Julien Hammond is director of ecumenical relations for the Edmonton Archdiocese.


Julien Hammond is director of ecumenical relations for the Edmonton Archdiocese.

January 20, 2014

Ecumenism, the movement promoting unity among Christian churches, has been largely successful, says the director of Ecumenical and Interfaith Relations for the Edmonton Archdiocese.

"We haven't seen any large scale reconciliation of two churches uniting or something like that but here locally there is a very strong ecumenical scene," says director Julien Hammond, an ecumenical leader for 12 years. "There is a lot of work being done in the name of ecumenism all over the place."

For instance, churches are working together on a number of social action initiatives, including supporting the City of Edmonton's effort to provide safe and affordable housing for the homeless, Hammond noted.

"There have been lots of prayer initiatives," he said, pointing to the Taizé prayer movement, which has been growing steadily in the city. Nine evenings of Taizé prayer are lined up in different churches around the city this year. In addition, the Edmonton area ministerial association organizes a monthly ecumenical prayer meeting every last Wednesday of the month at West Edmonton Mall.

The churches' main prayer activity is the annual Week of Prayer for Christian Unity. This year's Week of Prayer will be celebrated in Canada from Jan. 19-26. The theme for the week is inspired by St. Paul's question in his First Letter to the Corinthians: Has Christ Been Divided? (1.1-17).

The worship materials for this year's Week of Prayer were prepared by a working group of ecumenical leaders from Canada.

The Edmonton and District Council of Churches organizes the Week of Prayer. The council, of which Hammond is currently the president, is also behind the Good Friday Outdoor Way of the Cross and holds an annual collection to support housing for the poor called No Room in the Inn.

There are also various ecumenical social action initiatives, including the Food Bank, the Inner City Pastoral Ministry and the Edmonton City Centre Church Corporation (E4C), an ecumenical undertaking in the downtown area, Hammond noted.

"And if you go to our retreat houses they are highly ecumenical environments. Every school, at least the schools is our (Catholic) system, are highly ecumenical environments. Our hospital systems are highly ecumenical environments."

Apart from that, there are a couple of local dialogues going on between Anglican and Catholics, and between Mennonites and Catholics.

"My hope is that in the future we may be able to extend that to include dialogue with Lutherans or working with the Orthodox clergy toward some sort of dialogue with them (as well as) evangelical communities," he said. "So there is a lot of work to be done yet but lots of successes along the way."


Hammond said at this level the Church is limited in what it can accomplish "because effectively we are not in a position locally to be able to decide that the Catholic Church and the Anglican Church internationally are going to reconcile."

"However, that's not really what we are trying to accomplish through these dialogues," he clarified.

"We are trying to overcome stereotypes; we are trying to understand each other better, and we are trying to build friendships and relationships. This is what we are aiming at and in that sense, yes, we've had lots of success."

The work of his office, Hammond explained, is basically one of educating people around ecumenism and sensitizing Catholics to ecumenical realities. "Everywhere I turn I just see great success in that," he said, noting that most Church ministries and Catholics in general are sensitive to people of other denominations.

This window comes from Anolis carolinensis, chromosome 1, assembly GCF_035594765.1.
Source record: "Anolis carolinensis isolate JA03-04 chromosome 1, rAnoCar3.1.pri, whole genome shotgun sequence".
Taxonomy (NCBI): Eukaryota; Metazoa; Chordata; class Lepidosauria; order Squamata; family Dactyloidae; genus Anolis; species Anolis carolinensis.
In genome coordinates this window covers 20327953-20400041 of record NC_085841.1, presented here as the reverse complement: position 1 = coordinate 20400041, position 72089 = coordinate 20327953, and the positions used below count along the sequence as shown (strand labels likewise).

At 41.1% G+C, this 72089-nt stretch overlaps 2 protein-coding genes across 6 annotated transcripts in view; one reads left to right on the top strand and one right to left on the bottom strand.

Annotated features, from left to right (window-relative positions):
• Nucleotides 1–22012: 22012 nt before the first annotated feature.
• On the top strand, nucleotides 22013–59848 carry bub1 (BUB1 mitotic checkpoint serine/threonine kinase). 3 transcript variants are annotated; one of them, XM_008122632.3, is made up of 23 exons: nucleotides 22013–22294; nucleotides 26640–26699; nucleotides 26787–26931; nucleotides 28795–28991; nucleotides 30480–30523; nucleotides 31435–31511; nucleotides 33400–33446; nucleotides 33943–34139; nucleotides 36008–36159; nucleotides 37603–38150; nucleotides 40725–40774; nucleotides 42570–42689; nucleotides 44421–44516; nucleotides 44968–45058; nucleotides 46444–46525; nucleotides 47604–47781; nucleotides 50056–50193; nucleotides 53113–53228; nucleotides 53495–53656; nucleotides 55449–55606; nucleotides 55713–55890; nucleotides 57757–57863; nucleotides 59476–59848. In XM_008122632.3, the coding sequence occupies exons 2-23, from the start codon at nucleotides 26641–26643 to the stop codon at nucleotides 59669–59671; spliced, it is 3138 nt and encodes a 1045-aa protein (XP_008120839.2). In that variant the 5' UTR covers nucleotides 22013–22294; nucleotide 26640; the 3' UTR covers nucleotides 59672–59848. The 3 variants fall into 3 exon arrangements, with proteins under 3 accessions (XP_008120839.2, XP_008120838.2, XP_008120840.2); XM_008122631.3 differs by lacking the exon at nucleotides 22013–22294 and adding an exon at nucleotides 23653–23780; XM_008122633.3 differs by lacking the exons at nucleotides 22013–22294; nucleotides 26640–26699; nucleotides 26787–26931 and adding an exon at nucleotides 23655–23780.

In a separate interview, the Rev. Larry Wright, who is responsible for ecumenical and interfaith relations in the United Church, agreed that the ecumenical situation in Edmonton "is not bad," but thinks the real push for ecumenism that existed years ago has faded.

"Two things have happened: one is with the increasingly diverse community in Edmonton we have moved beyond ecumenical and moved into interfaith because we've got a much larger non-Christian population in Edmonton than we had, say 20 years ago," Wright explained.

"I think that's become more of the focus - getting to know our neighbours outside the Christian community."

The other thing that has happened, he said, is that within the Christian community "a lot of the churches are struggling and so they are focusing more on self-preservation than on what's going on with other Christian communities."

Nevertheless, Wright, pastor of Spirit West United Church, agrees that much is happening in the ecumenical scene, especially in terms of community service.

His own church is working with four other congregations at the Jasper Place Wellness Centre, an agency dedicated to alleviating poverty, ending homelessness and generating employment.


"Ecumenism might have slipped in the congregations as they sort of focus on their own survival but churches are still working together doing things," Wright observed.

"It's not so much just simply getting to know each other and praying together, but actually getting out into the community and making a difference. So I think that's probably where you see more of the ecumenical activity."

Hammond said ecumenism continues to be a high priority for Catholics from the pope on down.

"Certainly our own pope, actually all the popes since Vatican II, have made ecumenism a priority," he said.

Locally there is strong leadership as well, not only from Archbishop Richard Smith but also the bishops and leaders of all the churches, Hammond said.

"My experience is that they have all been open and receptive and encouraging. I haven't found any local church that has closed the doors on ecumenical engagement."